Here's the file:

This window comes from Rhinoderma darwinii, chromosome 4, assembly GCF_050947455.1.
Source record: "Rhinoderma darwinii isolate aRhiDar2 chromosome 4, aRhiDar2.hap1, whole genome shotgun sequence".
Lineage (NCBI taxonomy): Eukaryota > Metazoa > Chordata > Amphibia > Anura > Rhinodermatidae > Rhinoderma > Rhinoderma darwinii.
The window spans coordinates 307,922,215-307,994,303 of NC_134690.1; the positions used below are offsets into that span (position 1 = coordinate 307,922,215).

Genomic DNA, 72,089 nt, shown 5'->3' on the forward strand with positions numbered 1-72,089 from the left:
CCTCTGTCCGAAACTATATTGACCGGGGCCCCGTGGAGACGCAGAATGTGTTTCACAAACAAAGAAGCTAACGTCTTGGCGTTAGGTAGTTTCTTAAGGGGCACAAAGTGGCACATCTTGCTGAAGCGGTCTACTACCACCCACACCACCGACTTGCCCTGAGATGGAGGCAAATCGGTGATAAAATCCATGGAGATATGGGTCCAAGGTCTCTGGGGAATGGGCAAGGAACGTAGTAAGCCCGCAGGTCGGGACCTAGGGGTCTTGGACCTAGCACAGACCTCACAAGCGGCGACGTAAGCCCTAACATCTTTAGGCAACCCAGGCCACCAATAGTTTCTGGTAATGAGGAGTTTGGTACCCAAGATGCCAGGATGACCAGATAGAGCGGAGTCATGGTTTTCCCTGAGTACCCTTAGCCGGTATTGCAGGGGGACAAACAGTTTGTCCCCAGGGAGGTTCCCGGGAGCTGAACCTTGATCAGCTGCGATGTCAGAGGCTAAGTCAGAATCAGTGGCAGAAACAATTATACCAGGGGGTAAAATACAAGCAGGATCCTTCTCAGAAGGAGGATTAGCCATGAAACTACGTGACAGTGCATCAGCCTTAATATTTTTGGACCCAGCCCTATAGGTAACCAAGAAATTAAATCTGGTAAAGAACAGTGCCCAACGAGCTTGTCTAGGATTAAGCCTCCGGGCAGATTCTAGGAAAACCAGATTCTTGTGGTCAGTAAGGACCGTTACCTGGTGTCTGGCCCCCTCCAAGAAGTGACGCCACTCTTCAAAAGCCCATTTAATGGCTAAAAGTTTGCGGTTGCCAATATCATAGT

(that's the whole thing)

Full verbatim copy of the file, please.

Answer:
This window comes from Rhinoderma darwinii, chromosome 4, assembly GCF_050947455.1.
Source record: "Rhinoderma darwinii isolate aRhiDar2 chromosome 4, aRhiDar2.hap1, whole genome shotgun sequence".
Lineage (NCBI taxonomy): Eukaryota > Metazoa > Chordata > Amphibia > Anura > Rhinodermatidae > Rhinoderma > Rhinoderma darwinii.
The window spans coordinates 307,922,215-307,994,303 of NC_134690.1; the positions used below are offsets into that span (position 1 = coordinate 307,922,215).

Genomic DNA, 72,089 nt, shown 5'->3' on the forward strand with positions numbered 1-72,089 from the left:
CCTCTGTCCGAAACTATATTGACCGGGGCCCCGTGGAGACGCAGAATGTGTTTCACAAACAAAGAAGCTAACGTCTTGGCGTTAGGTAGTTTCTTAAGGGGCACAAAGTGGCACATCTTGCTGAAGCGGTCTACTACCACCCACACCACCGACTTGCCCTGAGATGGAGGCAAATCGGTGATAAAATCCATGGAGATATGGGTCCAAGGTCTCTGGGGAATGGGCAAGGAACGTAGTAAGCCCGCAGGTCGGGACCTAGGGGTCTTGGACCTAGCACAGACCTCACAAGCGGCGACGTAAGCCCTAACATCTTTAGGCAACCCAGGCCACCAATAGTTTCTGGTAATGAGGAGTTTGGTACCCAAGATGCCAGGATGACCAGATAGAGCGGAGTCATGGTTTTCCCTGAGTACCCTTAGCCGGTATTGCAGGGGGACAAACAGTTTGTCCCCAGGGAGGTTCCCGGGAGCTGAACCTTGATCAGCTGCGATGTCAGAGGCTAAGTCAGAATCAGTGGCAGAAACAATTATACCAGGGGGTAAAATACAAGCAGGATCCTTCTCAGAAGGAGGATTAGCCATGAAACTACGTGACAGTGCATCAGCCTTAATATTTTTGGACCCAGCCCTATAGGTAACCAAGAAATTAAATCTGGTAAAGAACAGTGCCCAACGAGCTTGTCTAGGATTAAGCCTCCGGGCAGATTCTAGGAAAACCAGATTCTTGTGGTCAGTAAGGACCGTTACCTGGTGTCTGGCCCCCTCCAAGAAGTGACGCCACTCTTCAAAAGCCCATTTAATGGCTAAAAGTTTGCGGTTGCCAATATCATAGT